PS: I omitted the procedure during my 600 mile service, but you got my curiosity going. So, I went out last night and checked the belt tension on #00035 and it was fine. =)
 

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This is the first time I've heard of a mechanic purposefully bogging and then stalling an engine, probably the first time I've hard of someone manually dripping oil into a carburetor. does it really work?
 

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This is the first time I've heard of a mechanic purposefully bogging and then stalling an engine, probably the first time I've hard of someone manually dripping oil into a carburetor. does it really work?
Years ago, I had a 1974 Olds Cutlass with a 350 V8 & the standard Rochester Quardajet 4bbl carb. I went to the dealership and got a can of top end cleaner GM used to sell. It came in a regular metal "oil can" type container and the instructions were pretty much as described above. Dribble a little in the carb at a time, rev it to keep it from dying, repeat until you had used most of it. Then you slowly poured the remainder in until the engine bogged and quit. Let it sit a while, run it again until the smoke cleared up & then change the oil. It appeared to be a solvent of some sort.

Seafoam users will take some and disconnect a common vacuum line and let it suck up the liquid with similar results.
I don't really see any of this as necessary unless the engine's got a ton of miles.
 

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Years ago, I had a 1974 Olds Cutlass with a 350 V8 & the standard Rochester Quardajet 4bbl carb. I went to the dealership and got a can of top end cleaner GM used to sell. It came in a regular metal "oil can" type container and the instructions were pretty much as described above. Dribble a little in the carb at a time, rev it to keep it from dying, repeat until you had used most of it. Then you slowly poured the remainder in until the engine bogged and quit. Let it sit a while, run it again until the smoke cleared up & then change the oil. It appeared to be a solvent of some sort.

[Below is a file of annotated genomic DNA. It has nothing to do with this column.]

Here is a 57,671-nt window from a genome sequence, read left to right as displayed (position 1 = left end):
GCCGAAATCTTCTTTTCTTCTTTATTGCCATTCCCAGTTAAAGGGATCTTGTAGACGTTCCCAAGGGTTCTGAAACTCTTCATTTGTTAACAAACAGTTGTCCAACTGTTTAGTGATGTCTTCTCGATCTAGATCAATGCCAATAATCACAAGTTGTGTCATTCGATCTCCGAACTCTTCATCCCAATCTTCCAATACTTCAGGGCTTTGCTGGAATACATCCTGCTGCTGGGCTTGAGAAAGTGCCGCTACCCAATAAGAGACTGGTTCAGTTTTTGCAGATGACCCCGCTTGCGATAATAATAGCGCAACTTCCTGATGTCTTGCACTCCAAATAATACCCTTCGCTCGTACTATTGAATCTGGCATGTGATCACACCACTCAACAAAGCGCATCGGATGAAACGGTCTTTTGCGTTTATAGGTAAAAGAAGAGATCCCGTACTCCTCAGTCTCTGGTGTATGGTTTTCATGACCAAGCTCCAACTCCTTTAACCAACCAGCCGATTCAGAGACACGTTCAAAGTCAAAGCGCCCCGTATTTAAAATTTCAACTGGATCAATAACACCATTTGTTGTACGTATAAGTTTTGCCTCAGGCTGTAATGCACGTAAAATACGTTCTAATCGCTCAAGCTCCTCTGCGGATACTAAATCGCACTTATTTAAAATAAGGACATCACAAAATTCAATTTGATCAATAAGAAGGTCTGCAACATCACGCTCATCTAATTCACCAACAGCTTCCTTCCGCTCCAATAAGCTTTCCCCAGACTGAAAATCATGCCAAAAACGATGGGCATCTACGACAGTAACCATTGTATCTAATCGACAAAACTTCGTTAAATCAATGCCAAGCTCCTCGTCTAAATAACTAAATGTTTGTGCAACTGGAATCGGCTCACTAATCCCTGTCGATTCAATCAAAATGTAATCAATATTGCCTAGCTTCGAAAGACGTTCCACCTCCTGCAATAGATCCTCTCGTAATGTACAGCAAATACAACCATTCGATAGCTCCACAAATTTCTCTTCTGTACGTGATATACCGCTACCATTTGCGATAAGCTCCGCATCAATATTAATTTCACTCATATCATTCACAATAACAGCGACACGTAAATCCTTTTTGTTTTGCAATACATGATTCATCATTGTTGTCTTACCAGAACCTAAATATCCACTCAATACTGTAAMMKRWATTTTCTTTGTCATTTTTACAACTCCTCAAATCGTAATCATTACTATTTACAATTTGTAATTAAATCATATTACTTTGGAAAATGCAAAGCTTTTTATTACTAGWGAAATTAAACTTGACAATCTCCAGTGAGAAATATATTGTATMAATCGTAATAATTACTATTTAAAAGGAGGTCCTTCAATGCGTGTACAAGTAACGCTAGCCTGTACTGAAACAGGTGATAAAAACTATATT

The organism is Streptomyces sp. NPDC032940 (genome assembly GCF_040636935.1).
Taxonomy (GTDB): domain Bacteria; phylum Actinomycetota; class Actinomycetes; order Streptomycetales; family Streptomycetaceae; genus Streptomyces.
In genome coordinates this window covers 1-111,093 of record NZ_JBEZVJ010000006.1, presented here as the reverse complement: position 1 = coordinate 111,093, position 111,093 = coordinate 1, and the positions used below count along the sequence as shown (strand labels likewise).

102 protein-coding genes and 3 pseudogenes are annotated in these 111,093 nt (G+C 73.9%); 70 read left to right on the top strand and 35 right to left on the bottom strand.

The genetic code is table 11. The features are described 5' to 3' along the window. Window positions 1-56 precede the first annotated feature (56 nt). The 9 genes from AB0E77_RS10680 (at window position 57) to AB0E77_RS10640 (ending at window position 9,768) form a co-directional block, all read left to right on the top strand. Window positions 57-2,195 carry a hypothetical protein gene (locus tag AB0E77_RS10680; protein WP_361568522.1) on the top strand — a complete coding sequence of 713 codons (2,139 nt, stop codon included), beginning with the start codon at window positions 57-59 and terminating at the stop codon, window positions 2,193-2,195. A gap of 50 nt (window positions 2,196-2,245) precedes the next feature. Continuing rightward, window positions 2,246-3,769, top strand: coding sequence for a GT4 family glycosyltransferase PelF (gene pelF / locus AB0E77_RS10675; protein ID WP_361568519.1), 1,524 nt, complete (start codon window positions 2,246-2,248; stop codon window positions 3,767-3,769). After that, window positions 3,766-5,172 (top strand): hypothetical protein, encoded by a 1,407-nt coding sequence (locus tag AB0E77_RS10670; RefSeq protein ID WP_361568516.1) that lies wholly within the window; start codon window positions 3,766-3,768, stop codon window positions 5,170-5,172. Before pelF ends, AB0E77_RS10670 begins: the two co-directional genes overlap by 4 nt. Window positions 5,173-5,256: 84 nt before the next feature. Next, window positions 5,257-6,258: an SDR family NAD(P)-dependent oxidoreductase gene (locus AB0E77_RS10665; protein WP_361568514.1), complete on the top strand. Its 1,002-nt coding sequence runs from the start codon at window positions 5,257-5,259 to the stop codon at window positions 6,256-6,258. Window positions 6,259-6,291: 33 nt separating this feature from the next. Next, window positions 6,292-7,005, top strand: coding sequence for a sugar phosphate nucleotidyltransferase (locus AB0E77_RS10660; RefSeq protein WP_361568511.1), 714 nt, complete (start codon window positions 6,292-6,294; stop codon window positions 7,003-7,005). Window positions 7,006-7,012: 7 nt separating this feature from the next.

Seafoam users will take some and disconnect a common vacuum line and let it suck up the liquid with similar results.
I don't really see any of this as necessary unless the engine's got a ton of miles.
Yup, you`re completely right, i`ve seen a number of videos on youtube that show exactly under what conditions it works well and where it`s just useless.

Best thing to do for someone with an engine old enough to have that carbon built up is to get a scope down a cylinder.
 

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Seafoam is one of those things you have to use very wisely. If you don't understand it or how to use it, stay far away from it. Another thing is that it's designed to clean out build ups and a lot of times, build ups on older engine is what kind of holds everything together like glue. Get rid of that and welcome to problem-ville, population, you. Lol.